Striving to surrender to God’s will
by Jasper Keller
Reflecting on my first year of seminary, I am humbled by the gifts that God has given me. I have grown profoundly as a person of prayer, as a man of God, and as a son of the Father. Of course, I still have a long way to go. However, the gift I value most is the grace of surrender, of trust in God.
This surrender to God is absolutely everywhere in our faith. At the crossing of the Red Sea, the Israelites, in a panic because of the Egyptian onslaught, were told by Moses, “The Lord will fight for you, and you have only to be still” (Exod. 14:14). In the Psalms we read, “Those who trust in the Lord are like Mount Zion, which cannot be moved, but abides forever” (Ps. 125:1). Jesus says to us, “Therefore I tell you, do not be anxious about your life… But seek first his kingdom and his righteousness, and all these things shall be yours as well” (Matt. 6:33). I’ve also powerfully encountered it in my Marian Consecration and the writings of St. Therese of Lisieux.
Early in the school year, I came across the Novena of Surrender to the Will of God, a daily series of short meditations on the nature of true reliance on divine providence. It radically changed my prayer life. I highly recommend it. I had often learned about the sanctity of relying on God and trusting in him, but never had I read such a powerful description of both what that is and is not. To illustrate, I’ll give an excerpt:
“Surrender to me does not mean to fret, to be upset, or to lose hope, nor does it mean offering to me a worried prayer asking me to follow you and change your worry into prayer. It is against this surrender, deeply against it, to worry, to be nervous and to desire to think about the consequences of anything. It is like the confusion that children feel when they ask their mother to see to their needs, and then try to take care of those needs for themselves so that their childlike efforts get in their mother’s way. Surrender means to placidly close the eyes of the soul, to turn away from thoughts of tribulation and to put yourself in my care.”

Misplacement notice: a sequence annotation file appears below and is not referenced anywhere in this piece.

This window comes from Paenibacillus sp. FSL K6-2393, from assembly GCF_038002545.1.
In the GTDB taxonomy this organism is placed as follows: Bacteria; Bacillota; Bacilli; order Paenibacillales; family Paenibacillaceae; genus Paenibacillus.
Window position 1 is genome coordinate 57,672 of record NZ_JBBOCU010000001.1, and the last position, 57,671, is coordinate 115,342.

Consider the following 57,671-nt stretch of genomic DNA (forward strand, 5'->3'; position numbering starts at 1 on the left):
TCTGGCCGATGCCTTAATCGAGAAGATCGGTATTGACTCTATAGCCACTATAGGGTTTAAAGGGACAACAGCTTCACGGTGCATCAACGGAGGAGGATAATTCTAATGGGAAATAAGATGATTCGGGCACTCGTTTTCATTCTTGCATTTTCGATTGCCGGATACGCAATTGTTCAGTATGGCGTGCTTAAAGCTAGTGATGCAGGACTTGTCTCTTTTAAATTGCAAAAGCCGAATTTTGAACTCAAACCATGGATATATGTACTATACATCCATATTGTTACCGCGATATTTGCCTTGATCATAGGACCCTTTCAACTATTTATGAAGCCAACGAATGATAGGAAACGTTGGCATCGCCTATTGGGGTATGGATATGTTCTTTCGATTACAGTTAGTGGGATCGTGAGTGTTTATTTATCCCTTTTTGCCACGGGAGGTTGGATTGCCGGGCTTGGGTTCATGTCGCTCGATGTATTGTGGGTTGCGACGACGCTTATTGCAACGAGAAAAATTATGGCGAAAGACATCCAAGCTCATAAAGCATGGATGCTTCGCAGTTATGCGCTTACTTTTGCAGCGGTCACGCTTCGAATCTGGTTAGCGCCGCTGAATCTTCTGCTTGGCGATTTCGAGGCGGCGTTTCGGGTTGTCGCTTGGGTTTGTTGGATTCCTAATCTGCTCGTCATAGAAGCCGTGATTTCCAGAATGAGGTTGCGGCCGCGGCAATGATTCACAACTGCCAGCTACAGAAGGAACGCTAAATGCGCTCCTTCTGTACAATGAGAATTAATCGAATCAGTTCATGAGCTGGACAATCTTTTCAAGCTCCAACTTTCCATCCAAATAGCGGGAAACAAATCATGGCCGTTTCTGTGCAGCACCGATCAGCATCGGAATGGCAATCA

God worked through this novena to give me unbelievable peace and joy. Day by day, I realized just how much I relied on myself for most everything big and small, and how much anxiety and difficulty this caused me. Slowly and steadily I was given the grace in more of those moments to turn to God and “placidly close the eyes of the soul.” As a direct result, I was able to see the miracles God works for me everyday. I began to see his hand in all things, big and small: finances, my grades, overly-busy days, my relationships with friends and family, getting my daily holy hour in, my relationship with God, stubbing my toe, my spiritual and personal development, homework, getting to enjoy my hobbies, my summer assignment for the diocese, and so on. He truly does take care of everything. We just need to let him.
O Lord, my heart is not lifted up,
my eyes are not raised too high;
I do not occupy myself with things
too great and too marvelous for me.
But I have calmed and quieted my soul,
like a child quieted at its mother’s breast;
like a child that is quieted is my soul.
O Israel, hope in the Lord
from this time forth and for evermore (Ps. 131).
Keller is a College II seminarian studying at St. Gregory the Great Seminary in Seward, Neb.
Editor’s Note: Seminarian Life is a column written by current Diocese of Fargo seminarians. Please continue to pray for them.